I remember being first aware of The Orielles early last year following the release of their eight and a half minute long wonder, ‘Sugar Tastes Like Salt’ (which pre-listening to the album, I’m surprised isn’t on there) and was impressed ever since. The Halifax based trio give a dynamic performance live and have supported the likes of Hooton Tennis Club and more recently British Sea Power in London. With impending festival slots awaiting them this summer, this was the perfect time for the band to release their debut album ‘Silver Dollar Moment’.
The album opens with a summery, exotic tune aptly named ‘Mango’ which is a bit Britpop influenced regarding its introduction, but that quickly changes into a charming indie-pop track with some nice organ use towards then end and also jangly percussion. ‘Old Stuff, New Glass’ takes a slightly more psychedelic turn with squelchy guitars and a more 80’s pop inspired vocal delivery throughout. It’s quite dreamy, but starts to get slightly monotonous throughout its second verse. ‘Old Stuff, New Glass’ has a funky, almost disco interlude which breaks the track up quite well.
‘Silver Dollar Moment’ takes a slightly gloomier, even sadder turn towards the track ‘Sunflower Seeds’. It drags on a bit until chorus where it picks up into something a bit more jolly, but still managing to keep its melancholy bleakness. ‘Let Your Dog Tooth Grow’ returns to form but has a nostalgic feel to it. I’m not quite sure the occasional monologue backing vocals work though… The choruses have a carefree, happy-go-lucky feel to them and it’s a rather upbeat track overall. The synth-driven interlude brings back the earlier psychedelic feel from on the album. Keeps you on your toes this one, but it’s certainly one of the highlights of the album so far.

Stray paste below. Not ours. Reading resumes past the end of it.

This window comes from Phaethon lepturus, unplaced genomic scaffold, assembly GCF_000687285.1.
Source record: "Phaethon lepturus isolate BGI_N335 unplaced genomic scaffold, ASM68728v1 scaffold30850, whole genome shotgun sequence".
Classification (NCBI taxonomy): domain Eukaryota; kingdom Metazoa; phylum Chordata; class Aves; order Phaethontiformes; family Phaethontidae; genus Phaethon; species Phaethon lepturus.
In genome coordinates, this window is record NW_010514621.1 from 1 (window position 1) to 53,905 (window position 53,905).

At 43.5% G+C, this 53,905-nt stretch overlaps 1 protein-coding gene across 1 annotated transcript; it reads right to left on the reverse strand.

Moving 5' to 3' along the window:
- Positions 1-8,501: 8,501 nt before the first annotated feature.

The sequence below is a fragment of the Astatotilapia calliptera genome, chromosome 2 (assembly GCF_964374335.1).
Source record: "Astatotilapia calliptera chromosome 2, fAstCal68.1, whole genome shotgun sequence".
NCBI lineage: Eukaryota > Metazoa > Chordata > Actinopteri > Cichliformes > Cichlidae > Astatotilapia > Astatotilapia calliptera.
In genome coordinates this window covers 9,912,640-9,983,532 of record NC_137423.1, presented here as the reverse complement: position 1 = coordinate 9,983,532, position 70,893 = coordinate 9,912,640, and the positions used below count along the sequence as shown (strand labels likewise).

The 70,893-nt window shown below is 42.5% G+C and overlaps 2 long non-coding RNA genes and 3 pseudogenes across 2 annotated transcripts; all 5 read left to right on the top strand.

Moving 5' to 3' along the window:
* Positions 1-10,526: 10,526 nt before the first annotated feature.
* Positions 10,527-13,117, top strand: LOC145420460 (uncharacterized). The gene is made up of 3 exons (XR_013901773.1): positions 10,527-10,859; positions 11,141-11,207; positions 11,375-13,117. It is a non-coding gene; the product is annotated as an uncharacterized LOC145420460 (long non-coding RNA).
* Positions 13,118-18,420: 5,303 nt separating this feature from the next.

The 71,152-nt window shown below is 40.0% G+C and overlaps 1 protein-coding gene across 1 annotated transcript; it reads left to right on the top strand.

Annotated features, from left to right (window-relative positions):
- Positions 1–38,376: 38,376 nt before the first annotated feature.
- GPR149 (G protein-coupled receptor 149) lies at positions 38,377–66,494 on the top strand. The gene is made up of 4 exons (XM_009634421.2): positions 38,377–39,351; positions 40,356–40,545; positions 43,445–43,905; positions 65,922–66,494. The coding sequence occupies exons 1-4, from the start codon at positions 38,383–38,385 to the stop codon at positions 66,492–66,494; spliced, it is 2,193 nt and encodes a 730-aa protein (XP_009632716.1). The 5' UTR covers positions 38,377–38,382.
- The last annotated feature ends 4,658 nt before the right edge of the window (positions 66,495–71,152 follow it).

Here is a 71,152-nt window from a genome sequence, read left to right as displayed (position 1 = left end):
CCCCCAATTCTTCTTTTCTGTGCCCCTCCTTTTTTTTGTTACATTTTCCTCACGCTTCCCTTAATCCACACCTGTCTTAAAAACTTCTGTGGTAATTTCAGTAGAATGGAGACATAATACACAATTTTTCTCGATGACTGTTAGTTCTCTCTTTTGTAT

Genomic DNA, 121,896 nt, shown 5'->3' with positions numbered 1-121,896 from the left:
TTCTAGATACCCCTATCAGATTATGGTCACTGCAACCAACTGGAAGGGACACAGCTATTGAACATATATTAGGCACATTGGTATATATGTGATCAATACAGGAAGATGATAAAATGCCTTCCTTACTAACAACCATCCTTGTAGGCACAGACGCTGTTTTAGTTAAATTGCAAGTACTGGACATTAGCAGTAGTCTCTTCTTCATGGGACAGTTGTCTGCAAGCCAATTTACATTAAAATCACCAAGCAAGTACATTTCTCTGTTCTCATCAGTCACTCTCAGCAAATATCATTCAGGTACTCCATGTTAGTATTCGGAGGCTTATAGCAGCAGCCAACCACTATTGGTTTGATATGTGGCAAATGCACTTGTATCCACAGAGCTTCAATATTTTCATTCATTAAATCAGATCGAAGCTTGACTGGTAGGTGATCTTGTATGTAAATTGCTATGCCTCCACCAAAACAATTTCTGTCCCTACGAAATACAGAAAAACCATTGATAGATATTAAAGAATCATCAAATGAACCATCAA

‘Liminal Spaces’ is far more downtempo and a bit monotonous but it works apart from the fact it starts to go on a bit. It’s a quite floaty track with a waltz-y feel in places. ‘The Sound of Liminal Space’ is a brief instrumental interlude including random atmospherics, even down to something that sounds like a spoon against a glass occasionally. It’s a dreamy, psychedelic piece that doesn’t outstay its welcome. ‘I Only Bought It For The Bottle’ is quite fitting because when this was released as a single last year, I remember only listening to this for it’s name. Although in listening to it again for the first time in a while, it seems to have grown on me a lot more in the meantime. With dominant, insistent but also clever lyrics, it’s a charismatic but enticing tune. Incredibly catchy as well.
The serene and quite nostalgic ‘Henry’s Pocket’ makes an interesting use of instrumentation as well and builds up to an epic outro and ‘48 Percent‘ is intriguing with exotic percussion. It’s a bit more noisy, even a bit more raucous than the other tracks on the album, but it’s very lively to say the least. ‘Blue Suitcase (Disco Wrist)’ is a gutsy end to the album. It’s funky, although a bit monotonous, but it has some rather nice harmonies throughout.
‘Silver Dollar Moment’ is something to build on and quite a sturdy debut album from The Orielles. I feel like it could be more concise overall, but it has a lot of good elements even if some parts could be refined. Otherwise, the album is very catchy with copious pop-sensibilities thrown in for good measure without taking the tracks away from their indie-rock roots.